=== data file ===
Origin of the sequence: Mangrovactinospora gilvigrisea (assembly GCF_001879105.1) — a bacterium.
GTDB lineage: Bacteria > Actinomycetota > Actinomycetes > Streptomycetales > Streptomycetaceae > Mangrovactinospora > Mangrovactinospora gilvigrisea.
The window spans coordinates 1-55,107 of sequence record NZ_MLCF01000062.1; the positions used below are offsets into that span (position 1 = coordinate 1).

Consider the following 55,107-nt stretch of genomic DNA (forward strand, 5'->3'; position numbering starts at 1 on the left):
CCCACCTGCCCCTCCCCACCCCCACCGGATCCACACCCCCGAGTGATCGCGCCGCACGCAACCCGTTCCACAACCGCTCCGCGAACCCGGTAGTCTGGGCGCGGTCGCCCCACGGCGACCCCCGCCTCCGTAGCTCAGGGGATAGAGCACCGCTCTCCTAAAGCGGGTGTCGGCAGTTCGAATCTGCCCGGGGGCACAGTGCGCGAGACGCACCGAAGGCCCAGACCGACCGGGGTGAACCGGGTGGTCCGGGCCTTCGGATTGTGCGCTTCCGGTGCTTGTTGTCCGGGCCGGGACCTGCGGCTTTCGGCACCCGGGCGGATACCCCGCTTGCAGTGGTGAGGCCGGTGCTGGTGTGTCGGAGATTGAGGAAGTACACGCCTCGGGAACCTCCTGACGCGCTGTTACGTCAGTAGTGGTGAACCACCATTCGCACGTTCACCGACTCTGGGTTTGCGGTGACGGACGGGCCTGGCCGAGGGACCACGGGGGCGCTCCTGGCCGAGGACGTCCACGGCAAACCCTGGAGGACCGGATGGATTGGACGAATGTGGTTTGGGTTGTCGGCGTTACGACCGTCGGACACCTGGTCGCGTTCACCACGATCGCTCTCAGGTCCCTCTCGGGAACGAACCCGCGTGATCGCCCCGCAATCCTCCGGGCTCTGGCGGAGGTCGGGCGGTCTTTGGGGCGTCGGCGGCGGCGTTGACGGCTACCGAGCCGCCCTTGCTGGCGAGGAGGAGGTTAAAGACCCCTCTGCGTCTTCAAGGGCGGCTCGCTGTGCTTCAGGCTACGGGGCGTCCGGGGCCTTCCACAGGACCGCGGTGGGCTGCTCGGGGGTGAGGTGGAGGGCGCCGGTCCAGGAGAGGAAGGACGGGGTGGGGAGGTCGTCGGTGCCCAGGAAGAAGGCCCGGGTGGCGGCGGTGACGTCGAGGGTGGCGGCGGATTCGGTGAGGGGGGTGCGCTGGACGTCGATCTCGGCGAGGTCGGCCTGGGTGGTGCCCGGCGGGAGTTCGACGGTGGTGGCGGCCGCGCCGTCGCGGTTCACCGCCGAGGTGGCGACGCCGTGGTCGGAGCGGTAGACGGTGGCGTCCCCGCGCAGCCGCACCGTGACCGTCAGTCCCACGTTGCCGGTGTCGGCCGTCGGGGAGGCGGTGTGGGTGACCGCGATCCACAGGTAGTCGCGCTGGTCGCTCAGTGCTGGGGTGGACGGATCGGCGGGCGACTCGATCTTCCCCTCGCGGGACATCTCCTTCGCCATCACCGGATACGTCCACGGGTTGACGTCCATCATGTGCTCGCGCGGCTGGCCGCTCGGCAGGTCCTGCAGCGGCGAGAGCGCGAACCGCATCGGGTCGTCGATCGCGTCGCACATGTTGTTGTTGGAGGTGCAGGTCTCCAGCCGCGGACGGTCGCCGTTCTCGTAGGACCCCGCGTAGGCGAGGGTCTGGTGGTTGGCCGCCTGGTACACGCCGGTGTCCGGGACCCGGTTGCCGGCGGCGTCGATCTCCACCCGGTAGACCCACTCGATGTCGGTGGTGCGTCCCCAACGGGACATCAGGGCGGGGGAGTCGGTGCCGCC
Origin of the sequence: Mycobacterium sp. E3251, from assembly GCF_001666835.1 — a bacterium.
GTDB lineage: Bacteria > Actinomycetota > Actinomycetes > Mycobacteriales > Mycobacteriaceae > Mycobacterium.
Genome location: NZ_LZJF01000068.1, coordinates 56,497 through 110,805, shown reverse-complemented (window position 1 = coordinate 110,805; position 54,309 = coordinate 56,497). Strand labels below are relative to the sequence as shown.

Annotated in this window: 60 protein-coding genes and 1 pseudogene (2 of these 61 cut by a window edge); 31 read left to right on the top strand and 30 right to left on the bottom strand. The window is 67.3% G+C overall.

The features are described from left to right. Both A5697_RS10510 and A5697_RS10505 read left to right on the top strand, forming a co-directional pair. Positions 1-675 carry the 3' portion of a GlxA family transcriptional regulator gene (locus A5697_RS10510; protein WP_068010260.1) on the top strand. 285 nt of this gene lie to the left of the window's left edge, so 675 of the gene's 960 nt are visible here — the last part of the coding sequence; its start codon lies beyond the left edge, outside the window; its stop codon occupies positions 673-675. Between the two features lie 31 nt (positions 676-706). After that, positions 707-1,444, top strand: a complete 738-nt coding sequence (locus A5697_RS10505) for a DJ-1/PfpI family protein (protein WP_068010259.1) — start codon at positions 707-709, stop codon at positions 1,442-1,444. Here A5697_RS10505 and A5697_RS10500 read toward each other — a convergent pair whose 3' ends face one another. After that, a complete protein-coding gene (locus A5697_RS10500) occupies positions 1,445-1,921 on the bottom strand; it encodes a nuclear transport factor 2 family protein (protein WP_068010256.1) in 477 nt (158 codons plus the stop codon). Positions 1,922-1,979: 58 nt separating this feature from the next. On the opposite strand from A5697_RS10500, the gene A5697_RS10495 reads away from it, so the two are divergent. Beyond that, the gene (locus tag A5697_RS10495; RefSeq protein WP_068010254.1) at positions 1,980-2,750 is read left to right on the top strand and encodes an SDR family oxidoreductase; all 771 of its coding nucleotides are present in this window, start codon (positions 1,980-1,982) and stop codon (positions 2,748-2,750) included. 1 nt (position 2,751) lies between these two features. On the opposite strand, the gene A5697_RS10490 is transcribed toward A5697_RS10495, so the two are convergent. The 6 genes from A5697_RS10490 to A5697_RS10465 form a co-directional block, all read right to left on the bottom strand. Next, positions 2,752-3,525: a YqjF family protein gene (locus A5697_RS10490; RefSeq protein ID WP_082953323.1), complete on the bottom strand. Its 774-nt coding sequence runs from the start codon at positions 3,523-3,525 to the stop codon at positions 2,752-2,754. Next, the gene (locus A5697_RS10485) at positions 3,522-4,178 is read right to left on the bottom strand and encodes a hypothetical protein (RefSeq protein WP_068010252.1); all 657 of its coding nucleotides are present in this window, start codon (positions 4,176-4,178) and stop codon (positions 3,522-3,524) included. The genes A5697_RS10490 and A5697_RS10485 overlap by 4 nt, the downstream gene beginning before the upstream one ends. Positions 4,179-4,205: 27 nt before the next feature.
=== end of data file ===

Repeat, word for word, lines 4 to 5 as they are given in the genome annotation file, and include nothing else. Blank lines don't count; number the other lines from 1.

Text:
Consider the following 55,107-nt stretch of genomic DNA (forward strand, 5'->3'; position numbering starts at 1 on the left):
CCCACCTGCCCCTCCCCACCCCCACCGGATCCACACCCCCGAGTGATCGCGCCGCACGCAACCCGTTCCACAACCGCTCCGCGAACCCGGTAGTCTGGGCGCGGTCGCCCCACGGCGACCCCCGCCTCCGTAGCTCAGGGGATAGAGCACCGCTCTCCTAAAGCGGGTGTCGGCAGTTCGAATCTGCCCGGGGGCACAGTGCGCGAGACGCACCGAAGGCCCAGACCGACCGGGGTGAACCGGGTGGTCCGGGCCTTCGGATTGTGCGCTTCCGGTGCTTGTTGTCCGGGCCGGGACCTGCGGCTTTCGGCACCCGGGCGGATACCCCGCTTGCAGTGGTGAGGCCGGTGCTGGTGTGTCGGAGATTGAGGAAGTACACGCCTCGGGAACCTCCTGACGCGCTGTTACGTCAGTAGTGGTGAACCACCATTCGCACGTTCACCGACTCTGGGTTTGCGGTGACGGACGGGCCTGGCCGAGGGACCACGGGGGCGCTCCTGGCCGAGGACGTCCACGGCAAACCCTGGAGGACCGGATGGATTGGACGAATGTGGTTTGGGTTGTCGGCGTTACGACCGTCGGACACCTGGTCGCGTTCACCACGATCGCTCTCAGGTCCCTCTCGGGAACGAACCCGCGTGATCGCCCCGCAATCCTCCGGGCTCTGGCGGAGGTCGGGCGGTCTTTGGGGCGTCGGCGGCGGCGTTGACGGCTACCGAGCCGCCCTTGCTGGCGAGGAGGAGGTTAAAGACCCCTCTGCGTCTTCAAGGGCGGCTCGCTGTGCTTCAGGCTACGGGGCGTCCGGGGCCTTCCACAGGACCGCGGTGGGCTGCTCGGGGGTGAGGTGGAGGGCGCCGGTCCAGGAGAGGAAGGACGGGGTGGGGAGGTCGTCGGTGCCCAGGAAGAAGGCCCGGGTGGCGGCGGTGACGTCGAGGGTGGCGGCGGATTCGGTGAGGGGGGTGCGCTGGACGTCGATCTCGGCGAGGTCGGCCTGGGTGGTGCCCGGCGGGAGTTCGACGGTGGTGGCGGCCGCGCCGTCGCGGTTCACCGCCGAGGTGGCGACGCCGTGGTCGGAGCGGTAGACGGTGGCGTCCCCGCGCAGCCGCACCGTGACCGTCAGTCCCACGTTGCCGGTGTCGGCCGTCGGGGAGGCGGTGTGGGTGACCGCGATCCACAGGTAGTCGCGCTGGTCGCTCAGTGCTGGGGTGGACGGATCGGCGGGCGACTCGATCTTCCCCTCGCGGGACATCTCCTTCGCCATCACCGGATACGTCCACGGGTTGACGTCCATCATGTGCTCGCGCGGCTGGCCGCTCGGCAGGTCCTGCAGCGGCGAGAGCGCGAACCGCATCGGGTCGTCGATCGCGTCGCACATGTTGTTGTTGGAGGTGCAGGTCTCCAGCCGCGGACGGTCGCCGTTCTCGTAGGACCCCGCGTAGGCGAGGGTCTGGTGGTTGGCCGCCTGGTACACGCCGGTGTCCGGGACCCGGTTGCCGGCGGCGTCGATCTCCACCCGGTAGACCCACTCGATGTCGGTGGTGCGTCCCCAACGGGACATCAGGGCGGGGGAGTCGGTGCCGCC